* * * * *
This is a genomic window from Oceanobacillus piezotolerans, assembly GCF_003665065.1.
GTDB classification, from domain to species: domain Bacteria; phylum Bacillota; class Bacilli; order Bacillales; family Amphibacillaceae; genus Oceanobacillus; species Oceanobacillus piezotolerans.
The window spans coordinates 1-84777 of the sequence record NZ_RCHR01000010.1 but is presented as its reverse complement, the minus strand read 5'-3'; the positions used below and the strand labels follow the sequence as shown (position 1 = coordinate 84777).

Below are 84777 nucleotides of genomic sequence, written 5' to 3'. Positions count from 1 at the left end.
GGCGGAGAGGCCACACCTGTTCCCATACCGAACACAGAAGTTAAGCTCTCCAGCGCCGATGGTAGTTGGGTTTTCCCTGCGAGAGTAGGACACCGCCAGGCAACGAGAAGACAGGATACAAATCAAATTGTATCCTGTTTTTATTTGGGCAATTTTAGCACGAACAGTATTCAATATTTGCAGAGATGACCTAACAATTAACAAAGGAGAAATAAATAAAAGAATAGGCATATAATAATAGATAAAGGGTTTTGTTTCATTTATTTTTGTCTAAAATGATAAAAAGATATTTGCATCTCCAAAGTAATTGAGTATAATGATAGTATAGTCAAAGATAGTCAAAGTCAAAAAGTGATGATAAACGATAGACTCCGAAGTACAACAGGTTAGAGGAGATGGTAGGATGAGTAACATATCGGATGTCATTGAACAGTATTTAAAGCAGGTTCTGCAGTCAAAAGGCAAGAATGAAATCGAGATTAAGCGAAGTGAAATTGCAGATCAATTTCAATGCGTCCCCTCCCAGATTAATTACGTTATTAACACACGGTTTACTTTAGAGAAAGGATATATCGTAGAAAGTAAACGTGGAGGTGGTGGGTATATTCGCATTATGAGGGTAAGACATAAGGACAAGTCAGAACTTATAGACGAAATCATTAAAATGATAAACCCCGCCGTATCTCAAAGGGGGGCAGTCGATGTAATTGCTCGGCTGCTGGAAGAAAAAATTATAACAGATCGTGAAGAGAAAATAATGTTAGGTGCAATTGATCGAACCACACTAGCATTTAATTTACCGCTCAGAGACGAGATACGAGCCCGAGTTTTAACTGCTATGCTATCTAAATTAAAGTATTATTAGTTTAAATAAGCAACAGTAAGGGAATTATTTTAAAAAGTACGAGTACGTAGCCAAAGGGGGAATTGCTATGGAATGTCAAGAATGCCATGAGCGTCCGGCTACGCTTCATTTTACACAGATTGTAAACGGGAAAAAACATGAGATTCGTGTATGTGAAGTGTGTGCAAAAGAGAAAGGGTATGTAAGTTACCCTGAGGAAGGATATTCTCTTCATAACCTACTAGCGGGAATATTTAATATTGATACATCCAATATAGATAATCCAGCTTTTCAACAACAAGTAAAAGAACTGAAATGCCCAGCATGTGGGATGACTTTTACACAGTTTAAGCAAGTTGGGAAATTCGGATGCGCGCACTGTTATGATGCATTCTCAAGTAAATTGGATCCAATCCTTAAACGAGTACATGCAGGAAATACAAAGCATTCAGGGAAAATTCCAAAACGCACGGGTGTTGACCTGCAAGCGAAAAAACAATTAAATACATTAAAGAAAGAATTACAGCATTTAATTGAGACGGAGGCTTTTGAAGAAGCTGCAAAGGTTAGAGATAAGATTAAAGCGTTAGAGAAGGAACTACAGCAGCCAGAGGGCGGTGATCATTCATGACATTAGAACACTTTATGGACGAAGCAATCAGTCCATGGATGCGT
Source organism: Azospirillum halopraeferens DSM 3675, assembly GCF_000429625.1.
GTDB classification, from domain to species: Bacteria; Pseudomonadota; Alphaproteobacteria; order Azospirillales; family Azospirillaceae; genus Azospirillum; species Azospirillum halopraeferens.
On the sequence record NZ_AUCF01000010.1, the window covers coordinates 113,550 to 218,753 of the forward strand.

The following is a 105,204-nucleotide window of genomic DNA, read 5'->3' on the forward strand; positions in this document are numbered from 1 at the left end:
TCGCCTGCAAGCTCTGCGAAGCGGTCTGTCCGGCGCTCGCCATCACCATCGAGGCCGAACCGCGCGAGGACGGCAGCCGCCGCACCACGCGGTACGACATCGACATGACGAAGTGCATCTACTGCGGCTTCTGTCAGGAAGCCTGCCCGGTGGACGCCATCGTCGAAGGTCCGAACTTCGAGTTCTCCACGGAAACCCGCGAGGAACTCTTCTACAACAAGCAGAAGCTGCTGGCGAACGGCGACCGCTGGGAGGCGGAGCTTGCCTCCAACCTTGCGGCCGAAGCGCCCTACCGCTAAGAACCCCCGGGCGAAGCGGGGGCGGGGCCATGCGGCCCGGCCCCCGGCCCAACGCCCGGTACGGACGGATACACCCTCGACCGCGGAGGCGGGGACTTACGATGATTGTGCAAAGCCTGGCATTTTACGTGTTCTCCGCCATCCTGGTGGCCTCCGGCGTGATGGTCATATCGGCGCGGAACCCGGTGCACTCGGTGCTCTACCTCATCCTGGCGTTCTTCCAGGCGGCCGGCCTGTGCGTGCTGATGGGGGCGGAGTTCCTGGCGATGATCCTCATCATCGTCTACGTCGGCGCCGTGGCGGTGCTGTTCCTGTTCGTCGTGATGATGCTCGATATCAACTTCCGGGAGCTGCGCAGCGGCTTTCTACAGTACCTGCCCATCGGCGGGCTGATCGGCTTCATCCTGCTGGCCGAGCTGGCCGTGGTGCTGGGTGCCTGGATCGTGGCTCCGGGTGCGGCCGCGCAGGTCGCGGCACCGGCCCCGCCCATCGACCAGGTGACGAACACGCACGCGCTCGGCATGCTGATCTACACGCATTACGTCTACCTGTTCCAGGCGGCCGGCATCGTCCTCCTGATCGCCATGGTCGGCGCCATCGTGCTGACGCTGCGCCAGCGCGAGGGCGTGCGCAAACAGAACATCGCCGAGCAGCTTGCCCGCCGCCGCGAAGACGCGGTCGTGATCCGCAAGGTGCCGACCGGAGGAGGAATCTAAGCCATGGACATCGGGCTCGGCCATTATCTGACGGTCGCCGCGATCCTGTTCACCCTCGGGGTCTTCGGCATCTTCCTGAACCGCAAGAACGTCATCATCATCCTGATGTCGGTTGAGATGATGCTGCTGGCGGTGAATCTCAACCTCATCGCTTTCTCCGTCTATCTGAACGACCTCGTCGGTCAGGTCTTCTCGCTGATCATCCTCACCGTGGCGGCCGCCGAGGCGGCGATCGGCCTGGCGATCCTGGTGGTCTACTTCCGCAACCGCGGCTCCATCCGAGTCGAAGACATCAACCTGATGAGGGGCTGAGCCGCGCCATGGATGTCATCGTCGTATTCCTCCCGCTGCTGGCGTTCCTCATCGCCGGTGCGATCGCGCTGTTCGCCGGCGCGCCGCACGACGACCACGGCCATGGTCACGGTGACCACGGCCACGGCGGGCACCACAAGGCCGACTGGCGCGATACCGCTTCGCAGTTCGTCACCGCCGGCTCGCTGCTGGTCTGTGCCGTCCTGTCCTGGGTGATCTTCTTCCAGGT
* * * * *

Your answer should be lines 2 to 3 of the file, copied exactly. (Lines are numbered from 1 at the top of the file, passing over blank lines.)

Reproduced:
GTDB classification, from domain to species: domain Bacteria; phylum Bacillota; class Bacilli; order Bacillales; family Amphibacillaceae; genus Oceanobacillus; species Oceanobacillus piezotolerans.
The window spans coordinates 1-84777 of the sequence record NZ_RCHR01000010.1 but is presented as its reverse complement, the minus strand read 5'-3'; the positions used below and the strand labels follow the sequence as shown (position 1 = coordinate 84777).